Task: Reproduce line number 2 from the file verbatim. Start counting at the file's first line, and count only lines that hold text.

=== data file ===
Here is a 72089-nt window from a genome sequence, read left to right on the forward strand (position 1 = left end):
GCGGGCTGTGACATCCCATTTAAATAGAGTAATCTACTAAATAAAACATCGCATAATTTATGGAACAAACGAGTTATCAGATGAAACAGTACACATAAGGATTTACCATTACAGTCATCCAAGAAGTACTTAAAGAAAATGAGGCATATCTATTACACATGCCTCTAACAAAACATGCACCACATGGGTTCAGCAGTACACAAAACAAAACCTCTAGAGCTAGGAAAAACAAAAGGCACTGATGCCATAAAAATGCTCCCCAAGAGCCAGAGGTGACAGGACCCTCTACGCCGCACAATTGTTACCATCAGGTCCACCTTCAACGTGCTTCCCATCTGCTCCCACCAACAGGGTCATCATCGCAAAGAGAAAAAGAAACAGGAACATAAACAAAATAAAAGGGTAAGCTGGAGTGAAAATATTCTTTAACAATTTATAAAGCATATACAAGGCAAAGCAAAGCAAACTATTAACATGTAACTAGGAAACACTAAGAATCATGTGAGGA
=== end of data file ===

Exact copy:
GCGGGCTGTGACATCCCATTTAAATAGAGTAATCTACTAAATAAAACATCGCATAATTTATGGAACAAACGAGTTATCAGATGAAACAGTACACATAAGGATTTACCATTACAGTCATCCAAGAAGTACTTAAAGAAAATGAGGCATATCTATTACACATGCCTCTAACAAAACATGCACCACATGGGTTCAGCAGTACACAAAACAAAACCTCTAGAGCTAGGAAAAACAAAAGGCACTGATGCCATAAAAATGCTCCCCAAGAGCCAGAGGTGACAGGACCCTCTACGCCGCACAATTGTTACCATCAGGTCCACCTTCAACGTGCTTCCCATCTGCTCCCACCAACAGGGTCATCATCGCAAAGAGAAAAAGAAACAGGAACATAAACAAAATAAAAGGGTAAGCTGGAGTGAAAATATTCTTTAACAATTTATAAAGCATATACAAGGCAAAGCAAAGCAAACTATTAACATGTAACTAGGAAACACTAAGAATCATGTGAGGA